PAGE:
National Geographic: Best travel photos of the year

My father has an impressive stack of bright yellow National Geographic magazines dating back a few decades in our home in Bakersfield. Normally I’d consider a pile of old magazines recycling, but these vintage issues are treasures and really fun to flip through on a lazy afternoon.

Every August, the iconic magazine releases its list of Traveler Photo Contest Winners. A panel of judges this year reviewed nearly 18,000 photos submitted by amateur photographers and chose 10 winners. Not only do these photographers earn bragging rights for life, but the top three win incredible trips to take more photos in beautiful places. Here are a few of my favorites:

First Place

Diving with a humpback whale and her new born calf while they cruise around Roca Partida Island, in Revillagigedo, Mexico. This is an outstanding and unique place full of pelagic life so we need to accelerate the incorporation of this islands into UNESCO as natural heritage site in order to increase the protection of the islands against the prevailing ilegal fishing corporations and big game fishing.

Diving with a humpback whale and her calf around Roca Partida Island, in Revillagigedo, Mexico. 

Second Place

Gravel crush working place remains full of dust and sand. Three gravel workmen are looking through the window glass at their working place.

Three gravel workmen are looking through the window glass at their working place in Bangladesh.

Third Place

( Camel Ardah) As it called in Oman, its one of the traditional styles of camel racing between two camels controlled by expert men, the faster camel is the loser one, so they must be running by the same speed level in the same track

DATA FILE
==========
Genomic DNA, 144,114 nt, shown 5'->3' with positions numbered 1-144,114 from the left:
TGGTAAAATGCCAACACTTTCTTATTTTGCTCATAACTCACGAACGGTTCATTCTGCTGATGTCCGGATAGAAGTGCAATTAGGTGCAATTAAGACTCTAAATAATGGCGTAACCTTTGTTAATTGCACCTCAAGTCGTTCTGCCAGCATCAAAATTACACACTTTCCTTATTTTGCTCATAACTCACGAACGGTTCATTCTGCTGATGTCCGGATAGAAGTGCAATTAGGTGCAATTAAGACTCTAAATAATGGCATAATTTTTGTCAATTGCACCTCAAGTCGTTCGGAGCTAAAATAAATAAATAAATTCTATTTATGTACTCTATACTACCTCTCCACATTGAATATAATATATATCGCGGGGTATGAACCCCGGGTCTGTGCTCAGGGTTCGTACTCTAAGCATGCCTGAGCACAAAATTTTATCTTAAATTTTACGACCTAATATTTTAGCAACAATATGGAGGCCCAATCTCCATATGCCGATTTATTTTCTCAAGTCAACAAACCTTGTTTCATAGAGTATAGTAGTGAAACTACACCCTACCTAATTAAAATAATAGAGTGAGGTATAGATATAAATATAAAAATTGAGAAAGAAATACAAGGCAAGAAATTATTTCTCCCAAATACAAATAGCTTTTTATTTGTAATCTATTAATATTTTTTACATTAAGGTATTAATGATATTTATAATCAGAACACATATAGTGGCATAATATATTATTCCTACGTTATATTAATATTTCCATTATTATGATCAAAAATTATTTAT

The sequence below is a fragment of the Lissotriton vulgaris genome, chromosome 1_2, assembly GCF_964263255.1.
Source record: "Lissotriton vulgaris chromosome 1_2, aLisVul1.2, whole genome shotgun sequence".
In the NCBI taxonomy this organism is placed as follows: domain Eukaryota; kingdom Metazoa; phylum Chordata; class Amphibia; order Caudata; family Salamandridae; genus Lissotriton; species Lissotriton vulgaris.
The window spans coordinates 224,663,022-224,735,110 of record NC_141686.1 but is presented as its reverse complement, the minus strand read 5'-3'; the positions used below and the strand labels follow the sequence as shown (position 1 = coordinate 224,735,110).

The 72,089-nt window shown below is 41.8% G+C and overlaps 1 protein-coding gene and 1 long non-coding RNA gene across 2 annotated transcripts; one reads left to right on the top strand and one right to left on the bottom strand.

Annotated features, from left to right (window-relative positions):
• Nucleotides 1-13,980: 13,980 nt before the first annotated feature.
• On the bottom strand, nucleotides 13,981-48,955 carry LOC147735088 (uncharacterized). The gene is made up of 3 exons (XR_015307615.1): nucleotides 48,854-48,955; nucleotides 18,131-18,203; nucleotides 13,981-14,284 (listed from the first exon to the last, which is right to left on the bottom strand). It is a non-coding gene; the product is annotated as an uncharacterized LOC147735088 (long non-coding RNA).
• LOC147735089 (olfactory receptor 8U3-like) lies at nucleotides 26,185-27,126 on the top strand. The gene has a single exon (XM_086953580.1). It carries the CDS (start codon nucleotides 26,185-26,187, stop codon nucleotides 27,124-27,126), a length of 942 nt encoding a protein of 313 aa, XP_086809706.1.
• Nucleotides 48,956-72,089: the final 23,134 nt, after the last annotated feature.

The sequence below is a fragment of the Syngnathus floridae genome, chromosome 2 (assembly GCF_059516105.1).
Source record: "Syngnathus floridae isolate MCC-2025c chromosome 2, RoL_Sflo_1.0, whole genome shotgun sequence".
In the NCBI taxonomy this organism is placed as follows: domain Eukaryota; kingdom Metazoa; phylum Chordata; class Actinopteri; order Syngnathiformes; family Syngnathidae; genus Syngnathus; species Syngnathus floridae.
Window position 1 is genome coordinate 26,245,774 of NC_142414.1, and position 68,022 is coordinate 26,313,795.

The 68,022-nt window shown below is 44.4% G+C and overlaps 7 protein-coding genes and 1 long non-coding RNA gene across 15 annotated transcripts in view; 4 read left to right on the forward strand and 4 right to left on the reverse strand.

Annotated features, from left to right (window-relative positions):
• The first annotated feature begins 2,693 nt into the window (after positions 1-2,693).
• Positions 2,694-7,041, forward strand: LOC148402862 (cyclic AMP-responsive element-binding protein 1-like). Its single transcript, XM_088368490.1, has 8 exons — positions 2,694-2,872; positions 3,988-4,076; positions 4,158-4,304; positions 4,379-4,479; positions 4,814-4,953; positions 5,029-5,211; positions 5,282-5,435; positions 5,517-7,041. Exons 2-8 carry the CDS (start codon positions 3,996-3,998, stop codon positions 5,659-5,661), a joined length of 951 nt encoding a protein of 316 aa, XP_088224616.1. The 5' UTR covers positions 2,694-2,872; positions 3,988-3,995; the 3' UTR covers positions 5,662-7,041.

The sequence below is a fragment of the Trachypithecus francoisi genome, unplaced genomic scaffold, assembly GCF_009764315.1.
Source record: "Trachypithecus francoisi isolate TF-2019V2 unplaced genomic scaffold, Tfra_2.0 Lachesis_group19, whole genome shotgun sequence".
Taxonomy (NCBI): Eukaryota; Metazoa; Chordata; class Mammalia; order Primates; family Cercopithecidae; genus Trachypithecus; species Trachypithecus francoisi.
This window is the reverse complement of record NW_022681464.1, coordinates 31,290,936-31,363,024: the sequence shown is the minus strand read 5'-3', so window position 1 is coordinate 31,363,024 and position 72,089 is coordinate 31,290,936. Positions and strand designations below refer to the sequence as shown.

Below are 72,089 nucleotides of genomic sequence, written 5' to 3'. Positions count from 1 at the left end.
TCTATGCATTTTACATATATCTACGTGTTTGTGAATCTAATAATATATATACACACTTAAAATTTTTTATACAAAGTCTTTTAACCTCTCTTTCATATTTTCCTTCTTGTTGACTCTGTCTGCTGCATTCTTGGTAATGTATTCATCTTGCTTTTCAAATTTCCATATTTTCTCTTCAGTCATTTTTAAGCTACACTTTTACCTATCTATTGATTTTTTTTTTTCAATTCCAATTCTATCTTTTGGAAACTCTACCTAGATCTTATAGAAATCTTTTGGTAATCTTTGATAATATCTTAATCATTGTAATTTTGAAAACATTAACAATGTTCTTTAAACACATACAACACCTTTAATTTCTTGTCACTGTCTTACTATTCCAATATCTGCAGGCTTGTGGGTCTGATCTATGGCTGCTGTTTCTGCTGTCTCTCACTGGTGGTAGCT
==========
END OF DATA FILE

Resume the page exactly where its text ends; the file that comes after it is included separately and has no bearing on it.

A camel race in Oman–the faster camel loses, so they try to run at the same speed until the end.

Merit Winners

The night before returning to Windhoek, we spent several hours at Deadveli. The moon was bright enough to illuminate the sand dunes in the distance, but the skies were still dark enough to clearly see the milky way and magellanic clouds. Deadveli means "dead marsh." The camelthorn trees are believed to be about 900 years old, but have not decomposed because the environment is so dry.

Nighttime in Deadveli, Namibia.  The camelthorn trees are believed to be about 900 years old.

The night before this photo, we tried all day to get a good photo of the endangered white rhino. Skulking through the grass carefully trying to stay 30 feet away to be safe, didn't provide me the photo I was hoping for. In the morning however, I woke up to all three rhinos grazing infront of me.

Skulking white rhinos in Africa.

A sauna  at 2.800 mt high, in the heart of Dolomites. Monte Lagazuoi, Cortina, eastern Italian Alps.

A sauna at 2.800 mt high, in the heart of Dolomites. Monte Lagazuoi, Cortina, eastern Italian Alps.

Whitefrost over Pestera village in Romania

Whitefrost over Pestera village in Romania.

Would you enter? I’m not sure I have the chops, but I have been traveling to some incredibly photogenic places…maybe next year. If you live in Washington, D.C. or will be traveling through this autumn, you can see the photos in person at the National Geographic Museum.

Here’s hoping you are having a photogenic week…but for now, a few links:

(All photos via National Geographic)

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